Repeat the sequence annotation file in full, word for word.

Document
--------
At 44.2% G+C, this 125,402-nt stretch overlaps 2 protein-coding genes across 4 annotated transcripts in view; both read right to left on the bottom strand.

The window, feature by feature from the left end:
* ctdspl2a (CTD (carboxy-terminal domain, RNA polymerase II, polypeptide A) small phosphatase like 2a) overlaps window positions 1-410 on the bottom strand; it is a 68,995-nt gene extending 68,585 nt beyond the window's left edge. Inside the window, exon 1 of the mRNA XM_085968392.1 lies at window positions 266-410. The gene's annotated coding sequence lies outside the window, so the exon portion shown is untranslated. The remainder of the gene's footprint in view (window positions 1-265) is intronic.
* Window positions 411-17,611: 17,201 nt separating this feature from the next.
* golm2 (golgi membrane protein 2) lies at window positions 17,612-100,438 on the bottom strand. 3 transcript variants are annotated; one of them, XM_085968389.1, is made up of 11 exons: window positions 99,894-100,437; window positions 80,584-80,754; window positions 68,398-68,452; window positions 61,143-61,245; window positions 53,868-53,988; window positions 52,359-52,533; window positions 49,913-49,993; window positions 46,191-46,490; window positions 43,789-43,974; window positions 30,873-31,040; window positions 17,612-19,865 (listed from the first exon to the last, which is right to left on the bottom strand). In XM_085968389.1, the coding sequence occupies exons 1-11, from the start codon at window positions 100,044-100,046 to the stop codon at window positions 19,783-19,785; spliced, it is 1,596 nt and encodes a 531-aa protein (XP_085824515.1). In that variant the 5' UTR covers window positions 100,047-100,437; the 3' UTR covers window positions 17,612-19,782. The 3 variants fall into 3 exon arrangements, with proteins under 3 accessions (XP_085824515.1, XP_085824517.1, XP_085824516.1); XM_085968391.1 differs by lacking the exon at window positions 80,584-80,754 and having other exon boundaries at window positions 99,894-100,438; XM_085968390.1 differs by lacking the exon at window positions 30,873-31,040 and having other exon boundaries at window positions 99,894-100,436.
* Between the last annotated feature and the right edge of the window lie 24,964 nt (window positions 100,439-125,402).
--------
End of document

At 44.2% G+C, this 125,402-nt stretch overlaps 2 protein-coding genes across 4 annotated transcripts in view; both read right to left on the bottom strand.

The window, feature by feature from the left end:
* ctdspl2a (CTD (carboxy-terminal domain, RNA polymerase II, polypeptide A) small phosphatase like 2a) overlaps window positions 1-410 on the bottom strand; it is a 68,995-nt gene extending 68,585 nt beyond the window's left edge. Inside the window, exon 1 of the mRNA XM_085968392.1 lies at window positions 266-410. The gene's annotated coding sequence lies outside the window, so the exon portion shown is untranslated. The remainder of the gene's footprint in view (window positions 1-265) is intronic.
* Window positions 411-17,611: 17,201 nt separating this feature from the next.
* golm2 (golgi membrane protein 2) lies at window positions 17,612-100,438 on the bottom strand. 3 transcript variants are annotated; one of them, XM_085968389.1, is made up of 11 exons: window positions 99,894-100,437; window positions 80,584-80,754; window positions 68,398-68,452; window positions 61,143-61,245; window positions 53,868-53,988; window positions 52,359-52,533; window positions 49,913-49,993; window positions 46,191-46,490; window positions 43,789-43,974; window positions 30,873-31,040; window positions 17,612-19,865 (listed from the first exon to the last, which is right to left on the bottom strand). In XM_085968389.1, the coding sequence occupies exons 1-11, from the start codon at window positions 100,044-100,046 to the stop codon at window positions 19,783-19,785; spliced, it is 1,596 nt and encodes a 531-aa protein (XP_085824515.1). In that variant the 5' UTR covers window positions 100,047-100,437; the 3' UTR covers window positions 17,612-19,782. The 3 variants fall into 3 exon arrangements, with proteins under 3 accessions (XP_085824515.1, XP_085824517.1, XP_085824516.1); XM_085968391.1 differs by lacking the exon at window positions 80,584-80,754 and having other exon boundaries at window positions 99,894-100,438; XM_085968390.1 differs by lacking the exon at window positions 30,873-31,040 and having other exon boundaries at window positions 99,894-100,436.
* Between the last annotated feature and the right edge of the window lie 24,964 nt (window positions 100,439-125,402).